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DUNOTTAR Parish church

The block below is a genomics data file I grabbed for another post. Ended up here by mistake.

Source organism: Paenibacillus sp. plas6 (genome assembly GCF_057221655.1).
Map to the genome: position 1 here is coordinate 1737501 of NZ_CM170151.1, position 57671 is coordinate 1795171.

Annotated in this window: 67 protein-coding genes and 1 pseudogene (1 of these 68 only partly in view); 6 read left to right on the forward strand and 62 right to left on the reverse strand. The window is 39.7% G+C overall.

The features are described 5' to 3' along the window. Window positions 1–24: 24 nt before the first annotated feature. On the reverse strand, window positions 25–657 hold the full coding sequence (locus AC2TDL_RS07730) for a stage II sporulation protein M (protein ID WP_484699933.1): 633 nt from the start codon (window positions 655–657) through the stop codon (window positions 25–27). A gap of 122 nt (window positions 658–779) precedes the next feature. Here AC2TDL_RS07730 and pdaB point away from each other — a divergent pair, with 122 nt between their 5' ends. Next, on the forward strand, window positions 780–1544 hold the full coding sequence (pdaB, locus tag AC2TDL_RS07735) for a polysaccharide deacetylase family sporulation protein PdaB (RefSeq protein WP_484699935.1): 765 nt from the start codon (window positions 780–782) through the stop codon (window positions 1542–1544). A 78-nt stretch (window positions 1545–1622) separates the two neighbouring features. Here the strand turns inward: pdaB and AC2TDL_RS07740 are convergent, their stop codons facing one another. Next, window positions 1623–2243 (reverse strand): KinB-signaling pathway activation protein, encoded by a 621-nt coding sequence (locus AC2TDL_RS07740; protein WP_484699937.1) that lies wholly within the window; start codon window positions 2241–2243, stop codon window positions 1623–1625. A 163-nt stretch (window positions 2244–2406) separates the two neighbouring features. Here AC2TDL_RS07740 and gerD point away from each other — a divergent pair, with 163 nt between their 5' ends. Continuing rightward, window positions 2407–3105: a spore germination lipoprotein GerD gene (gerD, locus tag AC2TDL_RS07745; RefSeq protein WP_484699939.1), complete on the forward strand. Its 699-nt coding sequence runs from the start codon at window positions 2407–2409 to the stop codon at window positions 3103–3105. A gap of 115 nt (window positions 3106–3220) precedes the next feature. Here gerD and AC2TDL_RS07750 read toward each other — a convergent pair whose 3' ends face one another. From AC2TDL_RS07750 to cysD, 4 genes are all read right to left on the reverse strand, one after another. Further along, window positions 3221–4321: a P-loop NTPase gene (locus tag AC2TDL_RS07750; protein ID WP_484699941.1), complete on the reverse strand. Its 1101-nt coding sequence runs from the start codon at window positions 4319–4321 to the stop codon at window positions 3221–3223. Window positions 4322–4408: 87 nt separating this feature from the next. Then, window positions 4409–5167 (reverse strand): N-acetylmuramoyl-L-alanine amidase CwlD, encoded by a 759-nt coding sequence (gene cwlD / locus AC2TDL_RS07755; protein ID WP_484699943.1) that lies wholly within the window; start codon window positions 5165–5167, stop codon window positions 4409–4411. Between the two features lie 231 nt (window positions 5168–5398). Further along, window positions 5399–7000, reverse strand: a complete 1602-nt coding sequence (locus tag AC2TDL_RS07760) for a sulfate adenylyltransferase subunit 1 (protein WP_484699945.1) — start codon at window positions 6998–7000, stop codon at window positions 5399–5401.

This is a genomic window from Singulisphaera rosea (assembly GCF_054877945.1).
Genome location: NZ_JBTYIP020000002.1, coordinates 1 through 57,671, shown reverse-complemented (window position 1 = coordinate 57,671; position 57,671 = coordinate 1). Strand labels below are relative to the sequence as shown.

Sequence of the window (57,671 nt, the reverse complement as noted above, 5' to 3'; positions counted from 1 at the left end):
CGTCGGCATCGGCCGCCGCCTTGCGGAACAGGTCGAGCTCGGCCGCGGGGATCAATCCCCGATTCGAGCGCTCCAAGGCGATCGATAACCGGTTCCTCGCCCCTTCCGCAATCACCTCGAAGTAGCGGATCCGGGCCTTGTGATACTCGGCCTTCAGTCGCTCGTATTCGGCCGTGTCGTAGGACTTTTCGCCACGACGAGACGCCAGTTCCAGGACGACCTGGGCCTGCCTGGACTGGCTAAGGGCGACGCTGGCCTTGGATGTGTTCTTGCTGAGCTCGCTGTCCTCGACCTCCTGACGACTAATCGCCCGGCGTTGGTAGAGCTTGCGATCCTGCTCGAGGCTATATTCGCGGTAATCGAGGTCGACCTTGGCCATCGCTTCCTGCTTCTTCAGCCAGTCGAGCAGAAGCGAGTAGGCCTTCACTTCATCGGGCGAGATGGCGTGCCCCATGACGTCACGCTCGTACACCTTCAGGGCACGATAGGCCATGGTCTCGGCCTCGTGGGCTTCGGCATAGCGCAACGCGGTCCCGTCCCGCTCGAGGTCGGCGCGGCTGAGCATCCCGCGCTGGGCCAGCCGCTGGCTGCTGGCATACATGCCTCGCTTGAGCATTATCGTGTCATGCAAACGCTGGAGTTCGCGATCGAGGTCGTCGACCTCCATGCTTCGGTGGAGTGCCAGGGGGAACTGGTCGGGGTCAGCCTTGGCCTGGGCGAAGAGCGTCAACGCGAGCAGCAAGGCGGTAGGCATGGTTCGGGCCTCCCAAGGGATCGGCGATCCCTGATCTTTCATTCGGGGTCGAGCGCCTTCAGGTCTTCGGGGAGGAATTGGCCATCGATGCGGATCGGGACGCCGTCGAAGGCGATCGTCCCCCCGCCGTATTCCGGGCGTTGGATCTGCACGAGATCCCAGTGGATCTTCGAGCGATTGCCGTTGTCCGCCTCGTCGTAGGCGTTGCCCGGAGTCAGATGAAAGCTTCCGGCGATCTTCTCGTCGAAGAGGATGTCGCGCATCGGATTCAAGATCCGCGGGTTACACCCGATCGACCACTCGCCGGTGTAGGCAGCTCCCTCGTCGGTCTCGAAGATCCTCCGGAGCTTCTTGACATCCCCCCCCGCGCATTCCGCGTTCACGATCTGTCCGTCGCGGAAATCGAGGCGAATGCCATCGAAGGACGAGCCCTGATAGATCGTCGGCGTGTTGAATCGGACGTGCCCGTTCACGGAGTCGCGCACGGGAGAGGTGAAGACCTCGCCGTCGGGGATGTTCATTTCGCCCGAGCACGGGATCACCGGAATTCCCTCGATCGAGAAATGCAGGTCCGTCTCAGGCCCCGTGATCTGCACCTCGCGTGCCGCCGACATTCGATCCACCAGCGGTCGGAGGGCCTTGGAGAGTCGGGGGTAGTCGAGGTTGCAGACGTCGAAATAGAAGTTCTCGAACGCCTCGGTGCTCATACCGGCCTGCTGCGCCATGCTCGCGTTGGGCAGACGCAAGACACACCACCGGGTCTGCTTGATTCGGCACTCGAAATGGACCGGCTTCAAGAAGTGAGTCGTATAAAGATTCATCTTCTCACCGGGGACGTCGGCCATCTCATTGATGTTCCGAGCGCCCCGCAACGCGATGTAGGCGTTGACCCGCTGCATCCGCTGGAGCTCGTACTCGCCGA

The Rev Rosslyn Duncan welcomed all to church on the Sixth Sunday of Easter. Worship began with singing ‘Great Is Thy Faithfulness’, Chisholm’s famous hymn which expresses ‘the strength for today and the hope for tomorrow’ which God brings. The readings were was Acts and the gospel of John. As Rosslyn led our reflections on these readings we learnt of individuals who had embraced change in their lives. When Lydia, a business woman from Philippi heard the gospel preached by the apostle Paul, her life was changed for ever; she, her family and all her employees received Christian baptism and her home became a place of Christian hospitality. The life of a paralysed man was also changed forever when he was healed by Jesus at the Pool of Bethesda. Change will certainly come about on encounter with the living Christ and His gospel. Being aware of how much the gospel of Christ’s love is needed for change to take place in our society today, Rosslyn urged us to pray for all those presently in training as Ministers of the Word and Sacrament and also to be open to the call to ministry in our own lives as we seek continual renewal by the Spirit so that we may better live as witnesses to the gospel of Christ. The congregation responded to these meditations in the singing of Frances Havergal’s hymn, ‘Take My Life and Let It Be Consecrated Lord To Thee’. This Sunday, May 8, 10.30am there will be a Songs of Praise service at Dunnottar led by the worship team. All are welcome. Today (Friday) there is the lunch club at St Bridget’s at 12.30pm, £5. Yesterday (Thursday) St Bridget’s office and fellowship coffee was scheduled to be closed as St Bridget’s was to be used as a polling station.